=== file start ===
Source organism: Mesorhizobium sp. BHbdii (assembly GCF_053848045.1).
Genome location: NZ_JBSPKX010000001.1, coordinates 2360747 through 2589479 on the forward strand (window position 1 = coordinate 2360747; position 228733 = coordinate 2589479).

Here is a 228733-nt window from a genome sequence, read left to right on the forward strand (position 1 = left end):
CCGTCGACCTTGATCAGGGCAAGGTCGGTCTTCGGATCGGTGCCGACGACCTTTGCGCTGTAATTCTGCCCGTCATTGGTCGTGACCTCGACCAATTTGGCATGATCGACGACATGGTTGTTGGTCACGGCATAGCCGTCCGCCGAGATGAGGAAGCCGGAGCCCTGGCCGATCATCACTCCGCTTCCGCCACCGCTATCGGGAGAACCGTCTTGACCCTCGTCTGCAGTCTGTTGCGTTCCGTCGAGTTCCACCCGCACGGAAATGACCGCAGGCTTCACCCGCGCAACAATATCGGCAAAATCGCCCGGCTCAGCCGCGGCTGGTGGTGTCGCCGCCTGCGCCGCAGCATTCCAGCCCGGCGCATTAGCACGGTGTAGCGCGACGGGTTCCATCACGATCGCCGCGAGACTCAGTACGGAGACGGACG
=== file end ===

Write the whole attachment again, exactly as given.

Source organism: Mesorhizobium sp. BHbdii (assembly GCF_053848045.1).
Genome location: NZ_JBSPKX010000001.1, coordinates 2360747 through 2589479 on the forward strand (window position 1 = coordinate 2360747; position 228733 = coordinate 2589479).

Here is a 228733-nt window from a genome sequence, read left to right on the forward strand (position 1 = left end):
CCGTCGACCTTGATCAGGGCAAGGTCGGTCTTCGGATCGGTGCCGACGACCTTTGCGCTGTAATTCTGCCCGTCATTGGTCGTGACCTCGACCAATTTGGCATGATCGACGACATGGTTGTTGGTCACGGCATAGCCGTCCGCCGAGATGAGGAAGCCGGAGCCCTGGCCGATCATCACTCCGCTTCCGCCACCGCTATCGGGAGAACCGTCTTGACCCTCGTCTGCAGTCTGTTGCGTTCCGTCGAGTTCCACCCGCACGGAAATGACCGCAGGCTTCACCCGCGCAACAATATCGGCAAAATCGCCCGGCTCAGCCGCGGCTGGTGGTGTCGCCGCCTGCGCCGCAGCATTCCAGCCCGGCGCATTAGCACGGTGTAGCGCGACGGGTTCCATCACGATCGCCGCGAGACTCAGTACGGAGACGGACG